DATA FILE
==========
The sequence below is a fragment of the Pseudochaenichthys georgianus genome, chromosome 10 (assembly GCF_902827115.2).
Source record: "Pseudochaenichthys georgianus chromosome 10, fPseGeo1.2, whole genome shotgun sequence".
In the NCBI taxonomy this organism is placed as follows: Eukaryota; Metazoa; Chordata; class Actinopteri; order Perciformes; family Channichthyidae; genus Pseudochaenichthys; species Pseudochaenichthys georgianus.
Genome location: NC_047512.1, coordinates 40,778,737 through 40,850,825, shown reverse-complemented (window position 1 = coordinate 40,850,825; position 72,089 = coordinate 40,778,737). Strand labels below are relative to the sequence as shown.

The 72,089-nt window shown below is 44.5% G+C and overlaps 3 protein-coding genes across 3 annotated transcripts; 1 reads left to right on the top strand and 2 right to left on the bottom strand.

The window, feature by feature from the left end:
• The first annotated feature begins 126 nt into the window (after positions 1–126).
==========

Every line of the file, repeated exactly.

The sequence below is a fragment of the Pseudochaenichthys georgianus genome, chromosome 10 (assembly GCF_902827115.2).
Source record: "Pseudochaenichthys georgianus chromosome 10, fPseGeo1.2, whole genome shotgun sequence".
In the NCBI taxonomy this organism is placed as follows: Eukaryota; Metazoa; Chordata; class Actinopteri; order Perciformes; family Channichthyidae; genus Pseudochaenichthys; species Pseudochaenichthys georgianus.
Genome location: NC_047512.1, coordinates 40,778,737 through 40,850,825, shown reverse-complemented (window position 1 = coordinate 40,850,825; position 72,089 = coordinate 40,778,737). Strand labels below are relative to the sequence as shown.

The 72,089-nt window shown below is 44.5% G+C and overlaps 3 protein-coding genes across 3 annotated transcripts; 1 reads left to right on the top strand and 2 right to left on the bottom strand.

The window, feature by feature from the left end:
• The first annotated feature begins 126 nt into the window (after positions 1–126).